Gaokao, or the National College Entrance Exam of China, is one of the most controversial topics in the country. [weibo.com]
Gaokao, or the National College Entrance Exam of China, is one of the most controversial topics in the country. Chinese Premier Li Keqiang said that the government will deepen the reforms on education and the enrollment system so that each person would have the opportunity to change their own destiny through education. He said this in the government work report he delivered during the opening session of this year's NPC, China's top legislature National People's Congress, on March 5 in Beijing.
What's included in the reforms? And will the reform make Gaokao a better channel for social mobility?
Just one day before the government report was delivered, on March 4, the Education Ministry of China announced that it will reform the Gaokao system and education enrollment, in order to further the educational fairness on its official site.
The reforms include changes in scoring of Gaokao, which will come in a new 3 plus 3 format. Vice principal of the High School Affiliated to Beijing Normal University, Liang Yuancao, explains.
"The three major subjects of math, Chinese and English are still kept in the unified exam of national or provincial level. In addition, students have to choose 3 scores out of the elective subjects to be included in their overall scores. The elective subjects should be chosen according to both their own interests or superiority, and the requirements of the university they want to enroll."
Zhou Xingguo, principal of AnShan No.1 Middle School in northeast China's Liaoning province says that universities will not base their judgment of applicants solely just on scores in the future.
"We also take in consideration of comprehensive assessments on elective classes as well as evaluations on morality standards, physical health, art cultivation and social practices. It is a multivariate enrollment system."
Professor Pang Weiguo from East China Normal University in Shanghai expresses positive attitude toward the reform:
"Students will be evaluated by their overall performances in their high school or even longer periods. So the comprehensive assessment is a more reasonable evaluation method."
Professor Li Ruifeng, deputy to the NPC from Taiyuan University of Technology in the province of Shanxi, says the reform is a necessity and also an improvement to the current system.
"First of all, it changes the system of determining your future with a set of tests during a few days. Especially the English exam. After the reform, students can take the test twice in one year, and pick the better result to add to their total score, which will ease the pressure from both the students and their families."
Li says, the elective-class teaching method breaks the traditional fixed class arrangement in Chinese high schools, and encourages students to plan for their academic future when they are in secondary schools.
Principle Zhou Xingguo also confirms high schools in Liaoning province will change their curriculum to align with the Gaokao reform.
Professor Pang Weiguo believes under the new enrollment scheme, colleges may favor a student by taking into consideration the score of one of the student's three elective classes. This is a glad tiding for those who are particularly good at one certain subject.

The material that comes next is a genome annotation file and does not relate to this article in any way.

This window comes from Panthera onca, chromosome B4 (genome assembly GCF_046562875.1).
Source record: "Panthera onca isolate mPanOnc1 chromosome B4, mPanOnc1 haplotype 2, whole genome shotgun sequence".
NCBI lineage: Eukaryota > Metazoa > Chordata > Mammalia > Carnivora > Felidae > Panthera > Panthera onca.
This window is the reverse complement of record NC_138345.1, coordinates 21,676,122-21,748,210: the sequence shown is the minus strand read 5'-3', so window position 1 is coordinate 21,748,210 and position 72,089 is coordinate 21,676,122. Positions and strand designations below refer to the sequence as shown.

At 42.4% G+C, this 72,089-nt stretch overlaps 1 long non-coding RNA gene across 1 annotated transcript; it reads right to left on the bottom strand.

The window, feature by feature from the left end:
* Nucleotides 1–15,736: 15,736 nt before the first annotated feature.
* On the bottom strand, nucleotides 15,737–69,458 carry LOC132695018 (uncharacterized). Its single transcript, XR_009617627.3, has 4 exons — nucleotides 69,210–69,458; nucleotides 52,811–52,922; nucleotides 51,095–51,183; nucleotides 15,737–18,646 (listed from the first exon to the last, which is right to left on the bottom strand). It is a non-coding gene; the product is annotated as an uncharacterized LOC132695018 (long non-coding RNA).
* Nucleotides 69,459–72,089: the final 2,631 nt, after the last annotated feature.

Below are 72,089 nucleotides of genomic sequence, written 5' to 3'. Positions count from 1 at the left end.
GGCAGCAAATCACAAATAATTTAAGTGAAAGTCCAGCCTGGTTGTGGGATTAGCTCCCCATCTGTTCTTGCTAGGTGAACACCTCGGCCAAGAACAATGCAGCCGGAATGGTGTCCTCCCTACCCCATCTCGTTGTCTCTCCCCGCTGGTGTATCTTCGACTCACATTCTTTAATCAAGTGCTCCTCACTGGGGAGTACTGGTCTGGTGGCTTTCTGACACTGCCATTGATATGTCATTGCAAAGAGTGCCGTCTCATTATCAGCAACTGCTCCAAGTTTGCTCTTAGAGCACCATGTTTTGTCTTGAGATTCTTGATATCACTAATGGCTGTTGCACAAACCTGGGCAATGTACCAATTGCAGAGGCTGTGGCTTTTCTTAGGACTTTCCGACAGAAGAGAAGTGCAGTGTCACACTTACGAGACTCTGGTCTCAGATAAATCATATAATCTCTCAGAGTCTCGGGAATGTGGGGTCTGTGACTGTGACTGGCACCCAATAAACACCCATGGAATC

Pang also says the reformed Gaokao becomes similar to the American Scholastic Assessment Test, or SAT.
David Moser, Academic Director at CET Chinese Studies of Capital Normal University in Beijing who comes from the United States:
"As some people may know that the SAT test for college entrance is only one of several criteria that colleges use to evaluate students in the United States. Some feels that it is a better system because it is a more comprehensive evaluation that looks at students from other angles, besides just the performance on the test."
The reforms have also sparked discussion over how to ensure fairness of the Gaokao.
There are public concerns about the abuse of power. People are worried that the admission will have no clear standard if the significance of scores is reduced.
Some parents worry they may have to trade bribes for better grades.
Liang Yuancao admits:
"The problems of unfairness or even corruption might exist in a short term. But they are avoidable. Schools do have their ways to confirm the certifications and evaluate the qualities. Even if there are false elements, it will never affect the results."
What Liang worries more is the fairness of evaluation within the schools. Zhou Xingguo gives out a solution:
"We will design a quantitative system for the comprehensive evaluation. It will be a transparent course that leaves no room for black box operation."
According to NPC Deputy Li Ruifeng, schools need more professional and persuasive replacements to convince the public that the change will not damage fairness but evaluates applicants more comprehensively.
"One of the most important functions for NPC deputies is supervising and advising. What we care about most is the education in China, which will play a decisive role in China's development. A good system is needed to help cultivate the talents of our people. "
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